Biography and Photos
Monsignor Higgins was born in 1916 in Chicago and ordained for the Archdiocese of Chicago in 1940. He studied at the Catholic University of America in Washington, DC, obtaining a Master's degree in Economics in 1942 and a Ph.D. in 1944. He served on the staff of the National Catholic Welfare Conference (NCWC), now known as the National Conference of Catholic Bishops (NCCB)/United States Catholic Conference(USCC), from 1944 to 1980 and was Director of their Social Action Department, 1954-1967. He served with and was much influenced by Msgr. John A. Ryan and Fr. Raymond McGowan, both important figures in the field of Catholic social thought and labor relations. He was elevated to Papal Chamberlain with the title of Monsignor in 1953 and was named a Domestic Prelate in 1959. Upon the advent of the Vatican II Council, Higgins used his experience and knowledge for the Preparatory Commission on the Lay Apostolate and as a Consultant to the Council.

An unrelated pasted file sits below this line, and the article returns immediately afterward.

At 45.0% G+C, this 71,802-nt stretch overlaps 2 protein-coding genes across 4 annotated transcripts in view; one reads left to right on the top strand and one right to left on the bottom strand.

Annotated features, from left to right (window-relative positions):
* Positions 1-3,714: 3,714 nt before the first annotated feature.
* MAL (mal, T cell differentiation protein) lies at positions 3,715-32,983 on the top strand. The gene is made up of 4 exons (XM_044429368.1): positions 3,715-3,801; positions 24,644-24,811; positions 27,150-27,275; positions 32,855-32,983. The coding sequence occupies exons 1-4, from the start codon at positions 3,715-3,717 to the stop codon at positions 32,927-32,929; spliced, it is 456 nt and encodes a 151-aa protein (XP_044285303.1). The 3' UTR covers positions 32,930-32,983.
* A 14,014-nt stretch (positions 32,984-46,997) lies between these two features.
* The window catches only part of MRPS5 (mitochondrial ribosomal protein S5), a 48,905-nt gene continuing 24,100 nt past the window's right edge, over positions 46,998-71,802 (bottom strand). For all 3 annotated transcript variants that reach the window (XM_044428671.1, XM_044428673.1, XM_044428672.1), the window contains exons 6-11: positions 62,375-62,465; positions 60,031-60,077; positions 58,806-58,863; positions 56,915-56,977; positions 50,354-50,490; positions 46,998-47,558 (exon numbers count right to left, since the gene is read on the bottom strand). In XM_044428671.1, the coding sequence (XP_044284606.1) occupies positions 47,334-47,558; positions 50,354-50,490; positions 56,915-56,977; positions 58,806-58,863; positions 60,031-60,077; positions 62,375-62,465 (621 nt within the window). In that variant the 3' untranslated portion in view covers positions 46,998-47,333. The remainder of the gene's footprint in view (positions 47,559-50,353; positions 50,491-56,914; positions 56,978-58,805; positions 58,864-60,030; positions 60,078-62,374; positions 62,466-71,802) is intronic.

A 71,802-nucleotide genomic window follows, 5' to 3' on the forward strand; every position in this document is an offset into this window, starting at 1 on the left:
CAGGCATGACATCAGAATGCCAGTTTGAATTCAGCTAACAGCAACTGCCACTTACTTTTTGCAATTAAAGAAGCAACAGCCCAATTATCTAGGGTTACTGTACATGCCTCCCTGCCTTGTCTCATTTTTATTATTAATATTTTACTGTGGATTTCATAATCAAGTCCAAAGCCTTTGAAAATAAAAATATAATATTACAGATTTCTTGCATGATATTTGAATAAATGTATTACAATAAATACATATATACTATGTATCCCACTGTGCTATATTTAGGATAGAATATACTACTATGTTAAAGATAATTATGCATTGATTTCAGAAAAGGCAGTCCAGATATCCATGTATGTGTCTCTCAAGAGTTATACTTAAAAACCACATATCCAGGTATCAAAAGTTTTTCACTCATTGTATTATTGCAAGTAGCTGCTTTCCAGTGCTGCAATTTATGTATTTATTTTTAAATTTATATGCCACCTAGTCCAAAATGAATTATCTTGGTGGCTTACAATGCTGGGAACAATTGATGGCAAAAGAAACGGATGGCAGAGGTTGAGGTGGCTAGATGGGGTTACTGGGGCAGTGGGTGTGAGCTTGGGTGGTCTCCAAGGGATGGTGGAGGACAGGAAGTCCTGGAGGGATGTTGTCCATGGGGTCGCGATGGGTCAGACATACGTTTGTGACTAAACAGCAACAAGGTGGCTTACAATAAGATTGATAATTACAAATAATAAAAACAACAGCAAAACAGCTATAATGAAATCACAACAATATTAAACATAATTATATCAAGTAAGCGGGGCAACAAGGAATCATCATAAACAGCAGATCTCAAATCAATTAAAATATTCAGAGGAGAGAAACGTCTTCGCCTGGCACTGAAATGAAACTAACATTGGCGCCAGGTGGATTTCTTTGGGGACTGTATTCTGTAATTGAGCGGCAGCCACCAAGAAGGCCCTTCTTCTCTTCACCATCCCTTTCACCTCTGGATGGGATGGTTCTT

Always a champion of human rights and economic justice for all, especially farm labor where he was the moving force in the Church's support for Cesar Chavez and his union movement, Higgins served in several committees, including the Bishops' Committee for Catholic-Jewish Relations, the Bishops' Committee on Farm Labor, Chairman of the Public Review Board, United Auto Workers of America (AFL-CIO), member of the American Arbitration Association, Executive Committee member of the Leadership Conference on Civil Rights, member of the Board of the Martin Luther King, Jr. Fund of the United Farm Workers, and Advisor to the Chairman of the U.S. Delegation to the Belgrade Conference on Human Rights. Higgins brought his expertise to the classroom, lecturing for both the School of Social Science and the Department of Theology at Catholic University. In addition to these activities, Higgins wrote numerous book reviews for Commonweal and America, and was the author, 1945-2001, of the syndicated column "The Yardstick." On August 9, 2000, at a White House ceremony, President Bill Clinton honored Msgr. Higgins, among several other notables including Simon Wiesenthal and John Kenneth Galbraith, with the Presidential Medal of Freedom, the nation's highest civilian honor. Msgr. Higgins was selected because of his nearly 50 years of service to the cause of justice for workers and his widespread recognition as the 'labor priest' and point man for the American Catholic Church in this regard. He was honored with the University of Notre Dame's Laetare Medal in 2001 and died on May Day, 2002, after a long illness. He was widely mourned as a tireless champion of the labor movement and a progressive voice in the Roman Catholic Church.